Basque ethnography at a glance


Polychrome bell collar from the 19th century. Ethnographic Museum of the Kingdom of Pamplona. Arteta (Nafarroa). Photo credit: Fernando Hualde.

Within the shepherding culture, within its ethnography, and especially within the craftsmanship surrounding a shepherd’s occupation, there are pieces and devices which need no introduction; quite the opposite applies to others, though, not so much because we do not know them, but because we often do not know their name. Among the latter are bell collars, so-called canablas, and also known as cañablas.

We are referring to collars which sheep, goats, cows and horses wear around their neck, and from where bells are hung so that herds can be heard, identified and located. These are pieces which tend to go unnoticed, very much unlike the truly striking and noticeable bells dangling from them. Here, in these lines, we shall focus on livestock collars made of wood by shepherds themselves, being now gradually pushed into the background by leather straps, and likely to disappear in the short or medium term.

Ethnographic museums, as well as some private collections, still show singular collars, wider than everyday collars, designed to carry bells —cencerros or esquilas— of a certain size, with drawings and decorative inscriptions made using artisanal techniques of pyrography, and even in polychrome, showing initials, geometric drawings, or rustic drawings which might seem more likely to have been carved on the walls of a cave by prehistoric folks.

Ready-made sheep collars. Photo credit: Fernando Hualde.

However, behind each collar hides a finer skill and greater artistry that we would ever suspect. A shepherd —and inevitably, I think of my father, a shepherd from Roncal (Nafarroa), whose experts hands must have crafted hundreds of these pieces— knows which wood is suitable for this type of handiwork; he also knows the right time of the year to harvest the wood, normally during the last full moon; he knows how to make splits, usually from chestnut or beech, and how to work strips down to their ideal thickness, not a millimetre more, not a millimetre less; he knows the wood should have been buried for some months in straw, mixed with manure if possible, for splits not to break when bending them; and moreover, he knows how to arm himself with enough patience to slowly but surely, and after immersion in water or manure, curve each wooden strip, using the contour of the leg as a mould, until it bends as much as needed.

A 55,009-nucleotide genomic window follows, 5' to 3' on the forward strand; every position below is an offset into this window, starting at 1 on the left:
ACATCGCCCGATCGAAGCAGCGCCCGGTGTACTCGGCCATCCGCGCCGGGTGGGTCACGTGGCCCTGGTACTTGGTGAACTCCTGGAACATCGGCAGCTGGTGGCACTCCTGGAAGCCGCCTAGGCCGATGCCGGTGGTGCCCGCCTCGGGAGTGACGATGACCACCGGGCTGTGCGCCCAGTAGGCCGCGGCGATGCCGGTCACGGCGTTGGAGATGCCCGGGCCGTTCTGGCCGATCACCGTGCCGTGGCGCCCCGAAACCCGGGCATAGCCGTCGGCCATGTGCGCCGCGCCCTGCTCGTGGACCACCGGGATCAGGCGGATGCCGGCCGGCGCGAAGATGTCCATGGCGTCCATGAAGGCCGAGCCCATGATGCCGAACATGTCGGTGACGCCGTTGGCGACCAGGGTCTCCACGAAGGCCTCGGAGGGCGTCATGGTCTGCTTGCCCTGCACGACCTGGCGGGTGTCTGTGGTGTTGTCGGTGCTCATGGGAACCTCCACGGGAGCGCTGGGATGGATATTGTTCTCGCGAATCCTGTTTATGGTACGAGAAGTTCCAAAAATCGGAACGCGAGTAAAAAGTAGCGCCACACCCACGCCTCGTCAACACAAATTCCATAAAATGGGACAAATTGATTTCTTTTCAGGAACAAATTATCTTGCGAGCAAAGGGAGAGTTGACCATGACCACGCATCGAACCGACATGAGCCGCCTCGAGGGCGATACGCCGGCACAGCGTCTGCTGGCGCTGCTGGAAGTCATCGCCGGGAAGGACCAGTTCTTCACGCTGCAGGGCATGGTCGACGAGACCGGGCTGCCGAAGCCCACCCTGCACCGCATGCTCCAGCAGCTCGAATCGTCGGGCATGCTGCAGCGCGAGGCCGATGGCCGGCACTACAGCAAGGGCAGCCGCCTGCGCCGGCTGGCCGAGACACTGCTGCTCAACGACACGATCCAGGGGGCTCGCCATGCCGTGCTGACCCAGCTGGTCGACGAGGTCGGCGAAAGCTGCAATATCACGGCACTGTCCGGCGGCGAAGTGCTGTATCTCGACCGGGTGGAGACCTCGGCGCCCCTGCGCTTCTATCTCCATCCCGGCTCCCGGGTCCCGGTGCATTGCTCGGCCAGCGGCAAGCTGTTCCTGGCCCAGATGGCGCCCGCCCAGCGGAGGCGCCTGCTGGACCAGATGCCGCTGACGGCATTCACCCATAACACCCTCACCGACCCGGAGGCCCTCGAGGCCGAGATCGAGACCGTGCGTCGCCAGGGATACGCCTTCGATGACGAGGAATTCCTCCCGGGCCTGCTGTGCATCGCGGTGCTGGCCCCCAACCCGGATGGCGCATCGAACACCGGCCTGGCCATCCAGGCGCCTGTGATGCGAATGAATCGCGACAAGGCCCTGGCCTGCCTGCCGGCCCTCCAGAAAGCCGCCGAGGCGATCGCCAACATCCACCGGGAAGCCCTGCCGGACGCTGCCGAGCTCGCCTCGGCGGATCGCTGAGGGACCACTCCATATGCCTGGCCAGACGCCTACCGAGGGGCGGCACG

With the help of a knife or an old piece of glass, the collar is given a well-rounded finish all around in order that the animal would not be hurt. Last but not least, two pairs of notches or incisions —named releches— are made with a penknife or any other sharp knife in the ends of the strip, allowing the collar to be securely fastened to the neck of the animal with some wire, always taking special care that knots remain on the outside, so as not to cause pain or distress to the animal who wears it.

Much larger and heavier bells ask for especially designed wider collars and a different, more agile system to put them on and take them off. Let us not forget that young male goats and castrated male goats—locally known as chotos and iraskos (from Basque iraskoak), respectively— who lead the herd during transhumant displacements take permanent turns to carry such weighty bells, thus requiring an easy system to fasten and unfasten their collars: namely, fasteners —tornilleras— carved in boxwood. Some of these are true works of art, preserved and found here and there, adding elegance and distinction to the whole set formed by bell, collar and fastener. Collar pins and fasteners, nevertheless, do require and deserve a separate post.

Indelible memories of handcrafted bell collars, discreetly going down in history and into the dusty trunk of oblivion, have accompanied us on this occasion.


Fernando Hualde – Ethnographer – Labrit Heritage

Translated by Jaione Bilbao – Ethnography Department – Labayru Fundazioa

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